Design of flexure-based precision transmission mechanisms using screw theory

Precision Engineering, Volume 37, Issue 2, April 2013, Pages 299-307.
Jonathan B. Hopkins, Robert M. Panas.

 

Lawrence Livermore National Laboratory, L-223, 7000 East Avenue, Livermore, CA 94551, USA and

MIT Department of Mechanical Engineering, Room 35-135, 77 Massachusetts Avenue, Cambridge, MA 02139, USA.

 

 

Abstract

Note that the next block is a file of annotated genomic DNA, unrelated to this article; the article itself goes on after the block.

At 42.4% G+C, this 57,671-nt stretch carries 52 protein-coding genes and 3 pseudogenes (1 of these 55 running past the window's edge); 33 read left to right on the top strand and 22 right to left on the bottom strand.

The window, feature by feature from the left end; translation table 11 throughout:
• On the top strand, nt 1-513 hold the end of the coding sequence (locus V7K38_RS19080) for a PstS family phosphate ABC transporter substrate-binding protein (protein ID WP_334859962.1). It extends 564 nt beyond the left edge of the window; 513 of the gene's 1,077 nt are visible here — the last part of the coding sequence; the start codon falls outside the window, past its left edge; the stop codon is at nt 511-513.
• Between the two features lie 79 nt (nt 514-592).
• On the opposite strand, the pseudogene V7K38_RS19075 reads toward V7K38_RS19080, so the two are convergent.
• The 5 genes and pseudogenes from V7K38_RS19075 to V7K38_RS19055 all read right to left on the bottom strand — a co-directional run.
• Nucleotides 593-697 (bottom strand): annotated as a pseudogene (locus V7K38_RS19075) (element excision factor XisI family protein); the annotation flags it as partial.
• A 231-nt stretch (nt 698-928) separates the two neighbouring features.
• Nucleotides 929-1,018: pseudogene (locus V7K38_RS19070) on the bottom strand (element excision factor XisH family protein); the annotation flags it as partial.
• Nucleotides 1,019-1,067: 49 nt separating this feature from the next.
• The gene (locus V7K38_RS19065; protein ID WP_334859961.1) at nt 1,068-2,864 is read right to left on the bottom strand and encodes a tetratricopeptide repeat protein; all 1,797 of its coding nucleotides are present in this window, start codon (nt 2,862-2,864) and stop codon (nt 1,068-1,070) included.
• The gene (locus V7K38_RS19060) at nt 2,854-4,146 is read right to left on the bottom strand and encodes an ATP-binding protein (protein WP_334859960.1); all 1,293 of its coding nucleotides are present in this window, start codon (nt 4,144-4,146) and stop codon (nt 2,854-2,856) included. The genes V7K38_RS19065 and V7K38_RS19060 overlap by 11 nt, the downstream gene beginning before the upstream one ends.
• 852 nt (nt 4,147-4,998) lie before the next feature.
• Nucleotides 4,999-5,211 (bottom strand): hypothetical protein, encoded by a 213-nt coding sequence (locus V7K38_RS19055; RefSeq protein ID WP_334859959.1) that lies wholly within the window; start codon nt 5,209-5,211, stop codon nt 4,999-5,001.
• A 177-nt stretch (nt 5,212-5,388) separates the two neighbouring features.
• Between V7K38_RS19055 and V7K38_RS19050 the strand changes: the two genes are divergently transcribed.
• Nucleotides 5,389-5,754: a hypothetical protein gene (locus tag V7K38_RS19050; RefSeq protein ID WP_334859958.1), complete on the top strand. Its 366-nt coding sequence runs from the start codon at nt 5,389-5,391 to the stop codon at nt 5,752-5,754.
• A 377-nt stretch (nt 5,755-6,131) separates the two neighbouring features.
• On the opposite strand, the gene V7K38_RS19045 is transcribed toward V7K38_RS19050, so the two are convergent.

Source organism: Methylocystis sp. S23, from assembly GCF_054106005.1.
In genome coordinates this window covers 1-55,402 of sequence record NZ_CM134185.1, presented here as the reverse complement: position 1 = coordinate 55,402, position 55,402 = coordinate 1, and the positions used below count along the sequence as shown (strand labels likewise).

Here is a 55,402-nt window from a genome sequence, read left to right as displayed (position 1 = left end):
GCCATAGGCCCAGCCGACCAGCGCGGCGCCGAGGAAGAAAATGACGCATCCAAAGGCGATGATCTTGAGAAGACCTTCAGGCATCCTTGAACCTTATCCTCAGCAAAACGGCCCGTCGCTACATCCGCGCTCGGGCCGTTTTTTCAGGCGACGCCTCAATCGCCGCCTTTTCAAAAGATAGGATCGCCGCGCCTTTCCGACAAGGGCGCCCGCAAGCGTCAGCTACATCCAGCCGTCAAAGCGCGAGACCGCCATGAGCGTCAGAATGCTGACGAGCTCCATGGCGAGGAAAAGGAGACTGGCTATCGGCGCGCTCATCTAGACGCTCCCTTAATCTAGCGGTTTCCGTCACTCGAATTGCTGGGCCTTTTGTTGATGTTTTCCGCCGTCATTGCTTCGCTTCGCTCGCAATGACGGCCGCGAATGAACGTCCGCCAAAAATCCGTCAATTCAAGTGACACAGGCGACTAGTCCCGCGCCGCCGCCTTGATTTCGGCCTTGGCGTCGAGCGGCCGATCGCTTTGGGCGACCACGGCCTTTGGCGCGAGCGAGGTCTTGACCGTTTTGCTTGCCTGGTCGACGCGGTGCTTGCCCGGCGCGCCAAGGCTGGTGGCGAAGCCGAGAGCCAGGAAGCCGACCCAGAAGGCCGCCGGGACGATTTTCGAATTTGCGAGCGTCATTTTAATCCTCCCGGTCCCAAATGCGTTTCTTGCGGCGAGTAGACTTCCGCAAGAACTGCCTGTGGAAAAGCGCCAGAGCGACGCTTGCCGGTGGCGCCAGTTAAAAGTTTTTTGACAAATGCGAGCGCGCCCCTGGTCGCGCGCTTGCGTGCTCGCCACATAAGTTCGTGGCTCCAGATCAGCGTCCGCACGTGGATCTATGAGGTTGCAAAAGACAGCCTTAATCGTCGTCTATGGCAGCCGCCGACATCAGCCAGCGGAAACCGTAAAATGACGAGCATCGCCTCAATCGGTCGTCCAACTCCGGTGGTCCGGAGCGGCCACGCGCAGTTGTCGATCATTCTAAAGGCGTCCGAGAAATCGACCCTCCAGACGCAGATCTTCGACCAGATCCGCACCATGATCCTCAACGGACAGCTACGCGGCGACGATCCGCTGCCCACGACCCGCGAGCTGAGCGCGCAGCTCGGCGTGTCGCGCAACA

This paper enables the synthesis of flexure-based transmission mechanisms that possess multiple decoupled inputs and outputs of any type (e.g., rotations, translations, and/or screw motions), which are linked by designer-specified transmission ratios. A comprehensive library of geometric shapes is utilized from which a multiplicity of feasible concepts that possess the desired transmission characteristics may be rapidly conceptualized and compared before an optimal concept is selected. These geometric shapes represent the mathematics of screw theory and uniquely link a body’s desired motions to the flexible constraints that enable those motions. This paper is significant to the design of nano-positioners, motion stages, and optical mounts. It is also significant to the design of transmission-based microstructural architectures for creating new materials with extraordinary mechanical properties. The microstructural architecture for a material that achieves a negative Poisson’s ratio as well as a hand-actuated two degree of freedom (DOF) microscopy stage are designed as case studies to demonstrate the utility of this theory.

 

 

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